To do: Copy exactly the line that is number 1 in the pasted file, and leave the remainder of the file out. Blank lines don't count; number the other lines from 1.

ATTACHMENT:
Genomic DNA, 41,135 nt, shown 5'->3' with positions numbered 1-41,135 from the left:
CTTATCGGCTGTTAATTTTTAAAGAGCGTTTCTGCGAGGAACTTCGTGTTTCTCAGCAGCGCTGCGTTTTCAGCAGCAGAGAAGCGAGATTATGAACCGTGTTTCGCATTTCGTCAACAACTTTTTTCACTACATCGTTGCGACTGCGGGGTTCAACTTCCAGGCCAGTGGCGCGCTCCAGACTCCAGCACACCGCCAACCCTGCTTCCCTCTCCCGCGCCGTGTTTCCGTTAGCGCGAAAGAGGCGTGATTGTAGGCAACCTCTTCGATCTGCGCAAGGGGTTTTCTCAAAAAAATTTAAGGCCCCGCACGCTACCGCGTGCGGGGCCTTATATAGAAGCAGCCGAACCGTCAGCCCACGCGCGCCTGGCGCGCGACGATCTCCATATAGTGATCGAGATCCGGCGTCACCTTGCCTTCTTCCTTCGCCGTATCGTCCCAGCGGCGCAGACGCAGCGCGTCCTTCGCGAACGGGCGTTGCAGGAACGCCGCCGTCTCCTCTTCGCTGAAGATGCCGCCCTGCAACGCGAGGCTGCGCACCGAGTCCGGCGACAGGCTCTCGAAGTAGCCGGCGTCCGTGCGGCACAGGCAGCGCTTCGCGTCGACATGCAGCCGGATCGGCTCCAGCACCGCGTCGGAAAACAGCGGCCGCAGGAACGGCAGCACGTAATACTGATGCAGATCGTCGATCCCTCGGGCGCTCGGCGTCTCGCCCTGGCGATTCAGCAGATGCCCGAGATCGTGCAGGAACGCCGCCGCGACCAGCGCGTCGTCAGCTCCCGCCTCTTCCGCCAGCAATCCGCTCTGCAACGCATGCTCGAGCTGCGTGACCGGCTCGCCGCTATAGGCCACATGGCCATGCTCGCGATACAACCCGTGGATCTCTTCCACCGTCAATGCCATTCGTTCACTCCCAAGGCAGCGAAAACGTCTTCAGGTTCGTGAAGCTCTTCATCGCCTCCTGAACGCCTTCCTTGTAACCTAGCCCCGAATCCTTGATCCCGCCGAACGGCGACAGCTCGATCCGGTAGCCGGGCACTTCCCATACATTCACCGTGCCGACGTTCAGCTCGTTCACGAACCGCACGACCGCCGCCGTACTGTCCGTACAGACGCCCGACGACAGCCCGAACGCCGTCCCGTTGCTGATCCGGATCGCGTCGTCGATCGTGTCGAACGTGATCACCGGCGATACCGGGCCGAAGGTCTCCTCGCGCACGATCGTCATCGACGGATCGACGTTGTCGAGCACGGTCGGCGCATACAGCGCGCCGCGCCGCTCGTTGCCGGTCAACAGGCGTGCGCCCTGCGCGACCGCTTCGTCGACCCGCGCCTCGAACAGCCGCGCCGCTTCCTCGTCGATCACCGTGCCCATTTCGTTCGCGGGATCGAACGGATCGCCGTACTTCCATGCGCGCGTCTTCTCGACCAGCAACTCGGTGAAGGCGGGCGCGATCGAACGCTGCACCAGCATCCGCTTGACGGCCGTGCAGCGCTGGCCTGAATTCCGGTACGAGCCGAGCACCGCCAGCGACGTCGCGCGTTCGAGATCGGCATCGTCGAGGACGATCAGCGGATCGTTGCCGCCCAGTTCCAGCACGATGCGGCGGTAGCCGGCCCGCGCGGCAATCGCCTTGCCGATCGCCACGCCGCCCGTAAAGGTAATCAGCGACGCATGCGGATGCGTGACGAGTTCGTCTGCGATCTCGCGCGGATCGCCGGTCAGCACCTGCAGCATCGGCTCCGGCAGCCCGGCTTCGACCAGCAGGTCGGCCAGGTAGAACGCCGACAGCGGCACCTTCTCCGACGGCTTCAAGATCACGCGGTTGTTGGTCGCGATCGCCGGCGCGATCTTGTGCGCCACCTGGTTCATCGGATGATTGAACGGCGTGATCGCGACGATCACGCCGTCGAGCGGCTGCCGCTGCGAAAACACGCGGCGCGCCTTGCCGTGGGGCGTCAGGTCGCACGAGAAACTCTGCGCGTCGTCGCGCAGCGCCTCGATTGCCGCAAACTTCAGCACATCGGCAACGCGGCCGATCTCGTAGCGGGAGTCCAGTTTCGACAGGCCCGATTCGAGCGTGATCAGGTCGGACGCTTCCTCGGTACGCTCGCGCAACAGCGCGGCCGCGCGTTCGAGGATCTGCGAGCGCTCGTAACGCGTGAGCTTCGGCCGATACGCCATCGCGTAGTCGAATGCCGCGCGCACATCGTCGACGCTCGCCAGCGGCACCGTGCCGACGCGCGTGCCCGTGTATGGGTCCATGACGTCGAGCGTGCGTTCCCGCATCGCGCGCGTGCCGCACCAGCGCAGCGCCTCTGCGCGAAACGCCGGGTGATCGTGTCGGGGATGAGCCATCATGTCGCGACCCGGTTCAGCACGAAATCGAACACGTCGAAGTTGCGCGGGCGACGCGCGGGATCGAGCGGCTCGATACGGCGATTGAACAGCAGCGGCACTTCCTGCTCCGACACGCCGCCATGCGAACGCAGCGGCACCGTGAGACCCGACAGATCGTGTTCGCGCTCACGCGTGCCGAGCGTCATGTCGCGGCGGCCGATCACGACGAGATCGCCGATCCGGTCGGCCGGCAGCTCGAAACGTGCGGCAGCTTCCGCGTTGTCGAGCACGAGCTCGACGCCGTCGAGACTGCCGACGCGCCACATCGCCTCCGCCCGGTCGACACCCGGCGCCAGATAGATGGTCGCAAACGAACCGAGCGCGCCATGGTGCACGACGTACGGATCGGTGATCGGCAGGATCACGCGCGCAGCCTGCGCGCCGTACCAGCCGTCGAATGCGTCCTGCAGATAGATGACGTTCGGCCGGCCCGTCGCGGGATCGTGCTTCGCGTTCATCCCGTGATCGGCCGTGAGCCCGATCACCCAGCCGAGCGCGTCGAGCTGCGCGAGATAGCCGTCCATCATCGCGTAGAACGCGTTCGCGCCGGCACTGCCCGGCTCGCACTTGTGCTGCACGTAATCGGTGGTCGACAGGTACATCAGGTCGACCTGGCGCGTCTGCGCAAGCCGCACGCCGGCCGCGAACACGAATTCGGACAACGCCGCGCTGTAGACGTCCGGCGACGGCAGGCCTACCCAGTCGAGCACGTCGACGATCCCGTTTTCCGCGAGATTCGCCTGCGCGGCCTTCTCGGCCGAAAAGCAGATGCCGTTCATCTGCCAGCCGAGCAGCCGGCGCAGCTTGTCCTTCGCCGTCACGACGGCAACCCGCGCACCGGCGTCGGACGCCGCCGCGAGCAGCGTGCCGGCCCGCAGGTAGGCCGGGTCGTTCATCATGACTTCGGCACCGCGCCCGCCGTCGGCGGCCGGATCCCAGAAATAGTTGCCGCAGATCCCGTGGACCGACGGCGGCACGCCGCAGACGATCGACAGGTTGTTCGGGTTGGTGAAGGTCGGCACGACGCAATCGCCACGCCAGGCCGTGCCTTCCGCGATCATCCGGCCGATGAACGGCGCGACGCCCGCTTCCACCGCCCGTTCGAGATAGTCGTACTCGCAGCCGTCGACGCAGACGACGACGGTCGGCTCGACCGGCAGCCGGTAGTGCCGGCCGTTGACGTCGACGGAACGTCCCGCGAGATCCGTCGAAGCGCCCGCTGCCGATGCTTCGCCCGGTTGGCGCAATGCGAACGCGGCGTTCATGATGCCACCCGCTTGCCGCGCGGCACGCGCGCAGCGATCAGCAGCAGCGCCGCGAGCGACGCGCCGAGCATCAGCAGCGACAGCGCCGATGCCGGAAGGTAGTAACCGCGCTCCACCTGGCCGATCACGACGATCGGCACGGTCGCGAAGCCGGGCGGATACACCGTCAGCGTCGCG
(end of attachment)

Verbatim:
Genomic DNA, 41,135 nt, shown 5'->3' with positions numbered 1-41,135 from the left: